You really want to do a second lien here from your original lender because of the law.

Expert:  Ray replied 1 year ago.

Here is a great reference--judges use it here covers everything you ever waned to know about foreclosures..

https://s3.amazonaws.com/law-media/uploads/39/5303/original/Foreclosure_Manual_for_Judges.pdf?1375468492

Customer: replied 1 year ago.
Thank you, ***** ***** unfortunately do not have the time to wade through these resources. Are you able to tell me the specific law that bars the lender from coming after me for the deficiency following a non-judicial foreclosure?
Expert:  Ray replied 1 year ago.

In the state of Washington, the most common debt instrument for a real property purchase money loan or other form of loan secured by real property is a trust deed. A trust deed is composed of a promissory note which agrees to pay the debt and a security agreement which attaches the note to specific property as security. Washington law also permits mortgages to serve as liens upon real property, but mortgages must be judicially foreclosed, i.e. by a lawsuit in a court, whereas a deed of trust may be foreclosed either by a suit in court or by private advertisement and sale without a lawsuit or the intervention of a judge, at the election of the creditor. A mortgage foreclosure or a judicial foreclosure of a trust deed is initiated by the filing of a lawsuit by the creditor and results in a public auction by the sheriff. In the non-judicial foreclosure of a trust deed, the advertisement and sale is by the Trustee or the beneficiary’s (creditor’s) counsel under a deed of trust.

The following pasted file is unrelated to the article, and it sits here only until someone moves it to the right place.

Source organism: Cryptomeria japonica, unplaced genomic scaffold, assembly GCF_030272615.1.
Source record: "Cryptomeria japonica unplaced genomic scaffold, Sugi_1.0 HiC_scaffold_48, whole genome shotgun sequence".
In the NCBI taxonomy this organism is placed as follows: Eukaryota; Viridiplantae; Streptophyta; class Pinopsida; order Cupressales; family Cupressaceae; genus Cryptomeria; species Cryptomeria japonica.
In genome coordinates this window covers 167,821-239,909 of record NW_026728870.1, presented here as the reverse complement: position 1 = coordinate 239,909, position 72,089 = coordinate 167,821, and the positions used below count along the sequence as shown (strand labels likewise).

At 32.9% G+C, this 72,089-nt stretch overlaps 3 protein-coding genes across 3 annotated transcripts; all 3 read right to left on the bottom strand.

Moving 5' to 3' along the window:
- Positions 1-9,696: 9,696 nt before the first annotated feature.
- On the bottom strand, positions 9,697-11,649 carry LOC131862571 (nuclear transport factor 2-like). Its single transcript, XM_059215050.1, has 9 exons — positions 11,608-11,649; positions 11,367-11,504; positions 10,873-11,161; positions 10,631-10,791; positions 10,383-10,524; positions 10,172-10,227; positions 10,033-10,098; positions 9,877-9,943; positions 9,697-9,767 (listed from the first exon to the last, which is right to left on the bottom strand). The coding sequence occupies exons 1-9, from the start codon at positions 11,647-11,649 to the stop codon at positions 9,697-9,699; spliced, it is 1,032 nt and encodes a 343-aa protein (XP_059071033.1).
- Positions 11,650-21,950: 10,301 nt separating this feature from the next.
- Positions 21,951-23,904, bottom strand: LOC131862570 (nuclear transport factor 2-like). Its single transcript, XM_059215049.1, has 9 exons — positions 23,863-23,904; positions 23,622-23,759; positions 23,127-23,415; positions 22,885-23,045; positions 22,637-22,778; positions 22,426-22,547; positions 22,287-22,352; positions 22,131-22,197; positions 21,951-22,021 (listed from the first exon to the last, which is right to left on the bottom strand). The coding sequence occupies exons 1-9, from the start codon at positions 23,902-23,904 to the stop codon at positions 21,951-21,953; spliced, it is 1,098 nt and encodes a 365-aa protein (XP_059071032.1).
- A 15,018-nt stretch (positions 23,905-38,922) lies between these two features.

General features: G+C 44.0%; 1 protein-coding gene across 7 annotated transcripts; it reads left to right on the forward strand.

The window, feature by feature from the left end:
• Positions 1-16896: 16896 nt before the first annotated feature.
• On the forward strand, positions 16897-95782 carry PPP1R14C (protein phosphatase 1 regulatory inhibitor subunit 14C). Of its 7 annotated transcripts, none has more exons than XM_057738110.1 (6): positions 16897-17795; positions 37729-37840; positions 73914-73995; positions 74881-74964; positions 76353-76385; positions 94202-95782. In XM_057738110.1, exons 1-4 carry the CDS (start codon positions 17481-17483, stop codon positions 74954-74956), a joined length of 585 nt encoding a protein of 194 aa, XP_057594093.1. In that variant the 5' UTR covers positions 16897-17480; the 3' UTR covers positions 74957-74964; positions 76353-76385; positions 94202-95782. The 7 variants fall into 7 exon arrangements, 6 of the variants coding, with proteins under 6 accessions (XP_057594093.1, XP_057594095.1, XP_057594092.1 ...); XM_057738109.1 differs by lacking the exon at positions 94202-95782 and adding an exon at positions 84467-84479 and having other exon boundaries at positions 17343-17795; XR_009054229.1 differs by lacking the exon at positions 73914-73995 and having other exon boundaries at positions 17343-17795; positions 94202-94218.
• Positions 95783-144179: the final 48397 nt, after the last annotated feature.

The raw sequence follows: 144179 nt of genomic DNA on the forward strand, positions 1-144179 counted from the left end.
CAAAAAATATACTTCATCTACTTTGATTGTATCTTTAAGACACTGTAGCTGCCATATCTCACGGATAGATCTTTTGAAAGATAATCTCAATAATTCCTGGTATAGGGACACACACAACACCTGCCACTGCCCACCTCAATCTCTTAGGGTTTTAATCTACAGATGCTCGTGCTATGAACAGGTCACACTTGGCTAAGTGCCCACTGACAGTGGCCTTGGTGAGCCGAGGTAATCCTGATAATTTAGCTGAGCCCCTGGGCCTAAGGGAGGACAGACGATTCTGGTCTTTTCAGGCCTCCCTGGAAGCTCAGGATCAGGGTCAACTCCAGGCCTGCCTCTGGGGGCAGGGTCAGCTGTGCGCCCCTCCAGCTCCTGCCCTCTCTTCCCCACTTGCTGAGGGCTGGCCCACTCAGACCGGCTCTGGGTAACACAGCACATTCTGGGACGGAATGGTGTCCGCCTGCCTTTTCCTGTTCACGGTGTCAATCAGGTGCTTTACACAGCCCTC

Here this would be a concurrent action under the statute..

RCW 61.12.120

Concurrent actions prohibited.

The plaintiff shall not proceed to foreclose his or her mortgage while he or she is prosecuting any other action for the same debt or matter which is secured by the mortgage, or while he or she is seeking to obtain execution of any judgment in such other action; nor shall he or she prosecute any other action for the same matter while he or she is foreclosing his or her mortgage or prosecuting a judgment of foreclosure.

You raise it as a defense.

Expert:  Ray replied 1 year ago.

Generally a deficiency judgment may not be obtained using the non-judicial foreclosure process when a property in foreclosure is sold at a public sale for less than the loan amount that the underlying mortgage or deed of trust secures. A deficiency judgment can be obtained in a judicial sale, unless the property is abandoned for the preceding six (6) months prior to the foreclosure judgment or decree in which event that abandonment would preclude any deficiency.

Expert:  Ray replied 1 year ago.

You would raise the statute here and claim they are violating the statue.

Expert:  Ray replied 1 year ago.

Thanks again for the chance to help tonight.